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Stamp duty could be dumped by next year: survey
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Stamp duty has been described for decades as an inhibitor to real estate transactions. Photo: Shutterstock

Stamp duty could be dumped by next year: survey

Economists are tipping stamp duty could be phased out as early as the end of next year, as state governments seek to stimulate the ailing property sector by making it less expensive to purchase a house.

Economists are tipping stamp duty could be phased out as early as the end of next year, as state governments seek to stimulate the ailing property sector by making it less expensive to purchase a house.

That’s the key finding from Finder’s RBA Cash Rate Survey, which quizzed 43 experts and economists on the most pressing issues facing the Australian economy.

Finder’s survey showed 69 per cent of respondents were expecting a stamp duty change within 18 months.

“Stamp duty makes the process of buying a home even harder,” Finder insights manager Graham Cooke said.

“Not only do borrowers have to save a 20 per cent deposit, they also need to save well over $10,000 - in some cases more than $80,000 - for a tax that generally cannot be included in your mortgage.

“It’s like an on-the-spot fine for homebuyers.”

Australian Property Investor Magazine reported last week that stamp duty reform would be critical for the nation’s economy to rebound from the coronavirus pandemic, with the impost being described in many circles as outdated and inefficient.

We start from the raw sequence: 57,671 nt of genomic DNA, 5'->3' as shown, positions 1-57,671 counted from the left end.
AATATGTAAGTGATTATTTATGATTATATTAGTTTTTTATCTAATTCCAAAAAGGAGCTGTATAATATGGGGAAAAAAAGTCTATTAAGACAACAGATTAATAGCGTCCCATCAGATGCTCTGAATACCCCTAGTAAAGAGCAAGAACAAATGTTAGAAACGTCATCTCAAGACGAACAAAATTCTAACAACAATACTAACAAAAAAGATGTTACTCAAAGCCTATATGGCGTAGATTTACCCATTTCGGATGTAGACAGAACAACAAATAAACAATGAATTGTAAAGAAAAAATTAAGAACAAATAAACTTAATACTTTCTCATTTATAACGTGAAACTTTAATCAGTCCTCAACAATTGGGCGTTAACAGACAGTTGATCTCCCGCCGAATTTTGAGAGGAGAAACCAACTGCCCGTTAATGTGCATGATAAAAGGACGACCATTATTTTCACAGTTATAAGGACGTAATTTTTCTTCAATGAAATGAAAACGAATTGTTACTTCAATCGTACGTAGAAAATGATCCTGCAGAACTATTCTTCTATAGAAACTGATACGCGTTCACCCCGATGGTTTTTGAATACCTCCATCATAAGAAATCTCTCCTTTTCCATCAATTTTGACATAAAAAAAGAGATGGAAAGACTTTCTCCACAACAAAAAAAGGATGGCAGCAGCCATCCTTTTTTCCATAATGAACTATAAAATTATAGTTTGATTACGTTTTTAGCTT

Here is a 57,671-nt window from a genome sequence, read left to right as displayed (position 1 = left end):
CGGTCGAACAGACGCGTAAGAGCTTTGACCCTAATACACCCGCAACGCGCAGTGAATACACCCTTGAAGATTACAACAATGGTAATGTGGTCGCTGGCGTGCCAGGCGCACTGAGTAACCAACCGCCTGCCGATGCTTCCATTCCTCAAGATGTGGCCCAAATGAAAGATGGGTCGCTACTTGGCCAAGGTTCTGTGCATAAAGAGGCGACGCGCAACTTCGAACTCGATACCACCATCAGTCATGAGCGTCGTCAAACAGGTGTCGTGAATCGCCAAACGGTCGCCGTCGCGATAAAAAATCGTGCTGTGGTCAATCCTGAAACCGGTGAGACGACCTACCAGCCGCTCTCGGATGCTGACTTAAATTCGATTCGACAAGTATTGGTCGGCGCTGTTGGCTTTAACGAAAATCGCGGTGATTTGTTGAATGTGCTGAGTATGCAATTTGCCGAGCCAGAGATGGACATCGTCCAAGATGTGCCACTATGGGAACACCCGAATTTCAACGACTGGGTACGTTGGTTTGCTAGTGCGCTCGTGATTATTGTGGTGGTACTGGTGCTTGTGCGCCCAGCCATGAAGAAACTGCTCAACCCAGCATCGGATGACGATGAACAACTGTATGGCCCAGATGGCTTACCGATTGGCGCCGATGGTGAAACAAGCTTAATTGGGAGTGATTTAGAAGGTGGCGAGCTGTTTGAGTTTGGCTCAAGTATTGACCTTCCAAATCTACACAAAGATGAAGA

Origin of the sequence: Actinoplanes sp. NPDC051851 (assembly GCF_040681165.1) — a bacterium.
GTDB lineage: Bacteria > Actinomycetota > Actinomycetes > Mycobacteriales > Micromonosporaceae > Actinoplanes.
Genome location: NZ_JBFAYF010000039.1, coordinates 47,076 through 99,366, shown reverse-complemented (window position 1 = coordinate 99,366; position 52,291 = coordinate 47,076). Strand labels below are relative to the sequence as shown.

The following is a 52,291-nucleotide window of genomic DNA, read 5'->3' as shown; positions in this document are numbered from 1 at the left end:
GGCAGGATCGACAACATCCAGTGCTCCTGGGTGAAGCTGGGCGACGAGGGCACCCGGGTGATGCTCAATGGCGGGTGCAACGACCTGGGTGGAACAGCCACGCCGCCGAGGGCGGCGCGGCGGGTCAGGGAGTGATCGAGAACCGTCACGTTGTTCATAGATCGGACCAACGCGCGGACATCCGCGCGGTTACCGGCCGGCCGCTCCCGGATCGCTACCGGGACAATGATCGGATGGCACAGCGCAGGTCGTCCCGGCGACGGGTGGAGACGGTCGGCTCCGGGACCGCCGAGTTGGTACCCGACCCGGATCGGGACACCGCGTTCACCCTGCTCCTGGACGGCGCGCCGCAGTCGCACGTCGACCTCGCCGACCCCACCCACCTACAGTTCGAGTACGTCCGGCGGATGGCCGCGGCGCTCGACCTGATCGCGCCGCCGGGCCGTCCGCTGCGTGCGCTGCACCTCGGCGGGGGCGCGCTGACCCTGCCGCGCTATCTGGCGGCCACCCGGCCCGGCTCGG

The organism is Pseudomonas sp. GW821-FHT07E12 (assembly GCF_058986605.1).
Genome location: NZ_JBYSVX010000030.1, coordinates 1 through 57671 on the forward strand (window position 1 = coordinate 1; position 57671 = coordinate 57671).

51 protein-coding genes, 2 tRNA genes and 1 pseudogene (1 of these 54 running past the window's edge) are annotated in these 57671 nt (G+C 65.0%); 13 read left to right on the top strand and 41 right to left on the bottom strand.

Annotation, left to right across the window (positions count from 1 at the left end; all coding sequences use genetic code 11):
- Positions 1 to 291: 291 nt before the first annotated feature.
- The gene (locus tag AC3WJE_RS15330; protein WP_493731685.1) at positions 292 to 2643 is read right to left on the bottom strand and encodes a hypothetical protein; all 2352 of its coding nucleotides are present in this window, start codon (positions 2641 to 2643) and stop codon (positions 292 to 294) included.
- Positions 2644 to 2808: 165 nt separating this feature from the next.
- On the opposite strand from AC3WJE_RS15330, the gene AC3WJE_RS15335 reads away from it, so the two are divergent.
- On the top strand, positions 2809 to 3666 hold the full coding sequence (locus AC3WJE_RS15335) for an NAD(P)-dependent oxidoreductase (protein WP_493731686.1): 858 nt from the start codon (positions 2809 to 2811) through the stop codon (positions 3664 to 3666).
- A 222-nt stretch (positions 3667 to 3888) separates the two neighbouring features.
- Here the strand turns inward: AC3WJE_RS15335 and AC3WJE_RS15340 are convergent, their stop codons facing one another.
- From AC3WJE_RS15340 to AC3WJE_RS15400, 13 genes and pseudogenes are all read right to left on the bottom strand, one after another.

To phase out stamp duty, state governments would likely seek to replace it by broadening land tax, which would likely take at least five years and need to occur in a staged manner.

Media outlets recently reported that NSW and Victoria’s state governments would put in place an opt-in system to ease the transition, with homebuyers to be temporarily given the choice as to whether to pay stamp duty or an increased land tax.

Four out of five economists surveyed by Finder expected stamp duty would either be dumped or be replaced with a land tax.

Mr Cooke said eliminating stamp duty would be a great way to stimulate property markets, but Pitcher Partners executive director Craig Whatman said simply replacing stamp duty with a higher or broader application of land tax also had its pitfalls.

“You might have a choice over some period as a transition, so you could pay up front stamp duty or you could pay an ongoing land tax amount,” Mr Whatman told Australian Property Investor Magazine.

“It is clear that if you were going to bring in that sort of reform that it would have to be over a reasonably long period of time to make sure that you do get some equity between people.

“It’s a very valid question as to whether if you had bought a property in the last couple of years, then they bring in the land tax on the main residence, does that apply to you?”

Mr Whatman said another uncertainty with a stamp duty change was whether it would also apply to commercial properties, or simply be leveled against residential dwellings.

He said any increase in land tax would also likely be a politically unpopular move, even if the government making the change was able to get the message across that it was necessary to rebuild the economy.

“It’s subject to the regime that comes in, because obviously if you put a land tax system on the main residence, people are already paying quite significant council rates,” Mr Whatman said.

“We are not talking about unsubstantial sums, we are talking thousands of dollars potentially per annum on the main residence, and that has been politically unpalatable in the past for state governments. 

“Whether that’s changing because of COVID-19, I don’t know, but it’s not an insubstantial additional cost.”

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